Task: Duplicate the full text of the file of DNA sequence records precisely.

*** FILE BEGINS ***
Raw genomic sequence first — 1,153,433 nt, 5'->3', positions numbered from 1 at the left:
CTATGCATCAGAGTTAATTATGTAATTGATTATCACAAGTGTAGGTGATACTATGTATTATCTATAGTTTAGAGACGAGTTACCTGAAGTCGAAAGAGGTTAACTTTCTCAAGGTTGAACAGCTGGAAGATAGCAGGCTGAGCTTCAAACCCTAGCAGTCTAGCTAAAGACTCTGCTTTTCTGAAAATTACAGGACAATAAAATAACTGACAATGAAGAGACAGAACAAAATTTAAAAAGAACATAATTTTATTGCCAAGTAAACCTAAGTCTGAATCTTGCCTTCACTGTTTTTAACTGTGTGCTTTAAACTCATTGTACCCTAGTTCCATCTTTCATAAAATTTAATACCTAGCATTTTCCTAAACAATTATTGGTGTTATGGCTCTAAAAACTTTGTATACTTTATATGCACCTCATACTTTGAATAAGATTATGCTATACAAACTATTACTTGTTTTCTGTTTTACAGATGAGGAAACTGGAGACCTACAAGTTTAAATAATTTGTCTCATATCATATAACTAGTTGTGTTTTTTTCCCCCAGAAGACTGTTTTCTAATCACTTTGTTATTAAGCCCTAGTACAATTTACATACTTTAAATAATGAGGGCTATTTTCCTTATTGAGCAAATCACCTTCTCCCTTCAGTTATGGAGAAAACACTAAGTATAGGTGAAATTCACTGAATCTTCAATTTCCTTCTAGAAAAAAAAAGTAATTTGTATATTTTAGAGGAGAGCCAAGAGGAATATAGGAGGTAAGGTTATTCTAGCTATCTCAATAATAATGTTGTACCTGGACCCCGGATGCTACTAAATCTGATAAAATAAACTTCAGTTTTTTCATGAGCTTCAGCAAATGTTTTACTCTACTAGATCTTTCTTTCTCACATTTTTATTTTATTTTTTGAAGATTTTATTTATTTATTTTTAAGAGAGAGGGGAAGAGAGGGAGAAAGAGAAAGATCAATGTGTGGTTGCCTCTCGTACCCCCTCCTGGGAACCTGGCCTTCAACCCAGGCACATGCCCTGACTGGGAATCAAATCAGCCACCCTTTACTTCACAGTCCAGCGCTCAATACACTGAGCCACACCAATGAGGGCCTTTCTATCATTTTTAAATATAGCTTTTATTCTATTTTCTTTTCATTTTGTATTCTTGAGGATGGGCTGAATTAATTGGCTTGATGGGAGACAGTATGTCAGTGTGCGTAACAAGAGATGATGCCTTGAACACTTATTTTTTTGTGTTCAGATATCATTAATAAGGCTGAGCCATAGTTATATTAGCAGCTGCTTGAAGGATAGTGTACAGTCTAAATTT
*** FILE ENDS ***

Raw genomic sequence first — 1,153,433 nt, 5'->3', positions numbered from 1 at the left:
CTATGCATCAGAGTTAATTATGTAATTGATTATCACAAGTGTAGGTGATACTATGTATTATCTATAGTTTAGAGACGAGTTACCTGAAGTCGAAAGAGGTTAACTTTCTCAAGGTTGAACAGCTGGAAGATAGCAGGCTGAGCTTCAAACCCTAGCAGTCTAGCTAAAGACTCTGCTTTTCTGAAAATTACAGGACAATAAAATAACTGACAATGAAGAGACAGAACAAAATTTAAAAAGAACATAATTTTATTGCCAAGTAAACCTAAGTCTGAATCTTGCCTTCACTGTTTTTAACTGTGTGCTTTAAACTCATTGTACCCTAGTTCCATCTTTCATAAAATTTAATACCTAGCATTTTCCTAAACAATTATTGGTGTTATGGCTCTAAAAACTTTGTATACTTTATATGCACCTCATACTTTGAATAAGATTATGCTATACAAACTATTACTTGTTTTCTGTTTTACAGATGAGGAAACTGGAGACCTACAAGTTTAAATAATTTGTCTCATATCATATAACTAGTTGTGTTTTTTTCCCCCAGAAGACTGTTTTCTAATCACTTTGTTATTAAGCCCTAGTACAATTTACATACTTTAAATAATGAGGGCTATTTTCCTTATTGAGCAAATCACCTTCTCCCTTCAGTTATGGAGAAAACACTAAGTATAGGTGAAATTCACTGAATCTTCAATTTCCTTCTAGAAAAAAAAAGTAATTTGTATATTTTAGAGGAGAGCCAAGAGGAATATAGGAGGTAAGGTTATTCTAGCTATCTCAATAATAATGTTGTACCTGGACCCCGGATGCTACTAAATCTGATAAAATAAACTTCAGTTTTTTCATGAGCTTCAGCAAATGTTTTACTCTACTAGATCTTTCTTTCTCACATTTTTATTTTATTTTTTGAAGATTTTATTTATTTATTTTTAAGAGAGAGGGGAAGAGAGGGAGAAAGAGAAAGATCAATGTGTGGTTGCCTCTCGTACCCCCTCCTGGGAACCTGGCCTTCAACCCAGGCACATGCCCTGACTGGGAATCAAATCAGCCACCCTTTACTTCACAGTCCAGCGCTCAATACACTGAGCCACACCAATGAGGGCCTTTCTATCATTTTTAAATATAGCTTTTATTCTATTTTCTTTTCATTTTGTATTCTTGAGGATGGGCTGAATTAATTGGCTTGATGGGAGACAGTATGTCAGTGTGCGTAACAAGAGATGATGCCTTGAACACTTATTTTTTTGTGTTCAGATATCATTAATAAGGCTGAGCCATAGTTATATTAGCAGCTGCTTGAAGGATAGTGTACAGTCTAAATTT